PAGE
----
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Scamming You From Coast To Coast

, , , | Right | October 25, 2017

(It is the late 90s and I work in a call center for a large cellphone company. This company has both nationwide and regional plans. If a person leaves their coverage area, they are charged roaming fees that can be quite expensive. Many people getting hit by these fees call us to try and have them waived with a myriad of excuses. The most common excuse attempted is, “I was never in [Location]; your system is broken.” Whenever this happens, I show them on the itemized section of the bill how every call is listed, along with the location the call was made from. Almost nobody ever looks at anything besides the total. I then point out the very obvious path, visible on their own bill, that the customer took from their home to a place outside the coverage area, and, usually, back again. Even if there isn’t a path, most of the time there is an obvious break in calls that would easily fit within a trip from their usual location to where they were when the charges were applied.)

Me: “Thank you for calling [Company]. How can I help?”

Customer: “Your computer system messed up and charged me roaming fees when it shouldn’t have.”

Me: “Okay, why don’t you bring out your bill and we’ll—”

Customer: *cutting me off* “I’ve already gone over the bill, and if you go to [page number] you will see that I have calls from home, and then not three minutes later it says I have calls from roaming!”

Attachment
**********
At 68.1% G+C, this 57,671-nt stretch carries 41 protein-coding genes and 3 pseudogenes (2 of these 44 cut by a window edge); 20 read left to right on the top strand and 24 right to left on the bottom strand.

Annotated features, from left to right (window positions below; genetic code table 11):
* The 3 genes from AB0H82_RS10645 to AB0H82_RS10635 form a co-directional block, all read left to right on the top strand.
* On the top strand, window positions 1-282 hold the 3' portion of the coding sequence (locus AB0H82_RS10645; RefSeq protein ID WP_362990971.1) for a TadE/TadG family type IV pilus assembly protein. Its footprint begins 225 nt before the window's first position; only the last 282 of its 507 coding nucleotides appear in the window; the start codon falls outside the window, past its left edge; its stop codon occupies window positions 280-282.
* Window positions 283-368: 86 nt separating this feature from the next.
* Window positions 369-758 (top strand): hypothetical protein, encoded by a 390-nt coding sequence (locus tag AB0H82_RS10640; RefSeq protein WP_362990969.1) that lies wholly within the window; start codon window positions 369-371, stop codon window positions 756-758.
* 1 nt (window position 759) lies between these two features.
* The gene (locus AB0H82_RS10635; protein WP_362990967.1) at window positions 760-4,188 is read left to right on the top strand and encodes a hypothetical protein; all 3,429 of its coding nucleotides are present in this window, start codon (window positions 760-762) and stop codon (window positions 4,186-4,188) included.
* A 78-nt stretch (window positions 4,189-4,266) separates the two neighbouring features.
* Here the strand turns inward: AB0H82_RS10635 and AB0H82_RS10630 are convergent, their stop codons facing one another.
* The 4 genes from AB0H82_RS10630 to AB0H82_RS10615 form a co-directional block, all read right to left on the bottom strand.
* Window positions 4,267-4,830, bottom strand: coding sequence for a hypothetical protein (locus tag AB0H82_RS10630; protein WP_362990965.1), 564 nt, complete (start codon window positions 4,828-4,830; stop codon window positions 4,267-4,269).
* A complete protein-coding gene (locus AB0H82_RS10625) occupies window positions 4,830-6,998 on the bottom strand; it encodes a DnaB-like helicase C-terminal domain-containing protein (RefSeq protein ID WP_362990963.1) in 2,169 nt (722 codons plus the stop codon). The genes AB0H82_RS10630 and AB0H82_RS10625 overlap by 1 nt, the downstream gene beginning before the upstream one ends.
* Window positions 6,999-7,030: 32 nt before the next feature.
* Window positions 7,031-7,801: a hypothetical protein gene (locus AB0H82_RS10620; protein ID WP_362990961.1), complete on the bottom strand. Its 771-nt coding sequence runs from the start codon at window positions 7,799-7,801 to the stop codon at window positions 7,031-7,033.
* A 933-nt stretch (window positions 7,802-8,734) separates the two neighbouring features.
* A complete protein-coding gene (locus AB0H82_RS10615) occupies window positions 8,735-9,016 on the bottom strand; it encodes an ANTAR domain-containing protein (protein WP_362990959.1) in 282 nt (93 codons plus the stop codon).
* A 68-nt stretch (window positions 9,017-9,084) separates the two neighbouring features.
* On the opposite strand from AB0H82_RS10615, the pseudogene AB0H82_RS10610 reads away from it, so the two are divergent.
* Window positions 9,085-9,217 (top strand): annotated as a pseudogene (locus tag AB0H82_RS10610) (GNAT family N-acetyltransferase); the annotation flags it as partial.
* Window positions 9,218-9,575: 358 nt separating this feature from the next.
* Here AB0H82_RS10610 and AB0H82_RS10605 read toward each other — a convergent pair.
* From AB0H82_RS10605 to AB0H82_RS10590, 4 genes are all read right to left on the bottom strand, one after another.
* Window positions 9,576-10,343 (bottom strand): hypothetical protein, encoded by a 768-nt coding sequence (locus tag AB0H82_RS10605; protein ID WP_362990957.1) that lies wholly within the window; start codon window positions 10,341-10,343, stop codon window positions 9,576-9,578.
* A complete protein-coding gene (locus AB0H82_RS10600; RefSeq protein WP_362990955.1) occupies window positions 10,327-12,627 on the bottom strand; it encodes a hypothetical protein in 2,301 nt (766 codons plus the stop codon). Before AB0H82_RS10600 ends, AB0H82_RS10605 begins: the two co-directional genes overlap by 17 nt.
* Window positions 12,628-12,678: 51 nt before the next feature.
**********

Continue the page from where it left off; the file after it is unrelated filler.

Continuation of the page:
(Looking at the bill, it is listed exactly as he described. The roaming calls are located halfway across the continent, so this is definitely not simply an issue of him crossing the border in three minutes. In addition to billing issues, I am also tech support and have access to tower data. I look up the exact tower each call was connected to when a call was made, which is logged in the account for troubleshooting purposes. This information, however, is not printed on the bill. Bringing up the tower location details of his calls around the time on the bill easily answers the reason for the discrepancy.)

Me: “So, I have been going through the details of these calls to find the source of this ‘glitch’ you pointed out, and I noticed that the last call made before the roaming charges started was from a tower located within [Major East Coast International Airport], and the first call made when the charges started is from a tower located within [Major West Coast International Airport].”

Customer: “…”

Me: “Taking the timezones into account, that would be about the time it takes to fly between—”

Customer: *click*

Statement Of Recount

, , , , , , | Right | October 18, 2017

(A customer calls me on the phone in a panic.)

Customer: “Why am I still getting a bill for this line of credit? I thought you closed it! It’s ten pages long! I haven’t used it. “

Me: “I did close it, but I know you had some fraud, so let me call card services to see what’s going on.”

(I call card services.)

Me: “My customer is still showing a balance on her line. We paid it. What’s going on?”

Card Services: “We show no activity, but that card did receive a large payoff a month ago.”

Me: “Well, my customer is still getting a bill with a large balance…”

(I continue to argue with card services for 20 minutes before hanging up in frustration. I call my customer back and say they show no money owed so that statement must just not be printing correctly.)

Me: “Can you read exactly what it says at the top?”

Customer: “’Statement of Accounts’.”

Me: “That is your monthly statement.”

Customer: “Yeah, but it says I owe all this money!”

Me: “That’s your monthly account transactions and balance, not a bill! You don’t owe anything.”

Customer: “Well, why is it so long?!”

Me: “I don’t know, but it’s the same as you get every month; it’s nothing new.”

Customer: “Okay, thanks for checking for me!”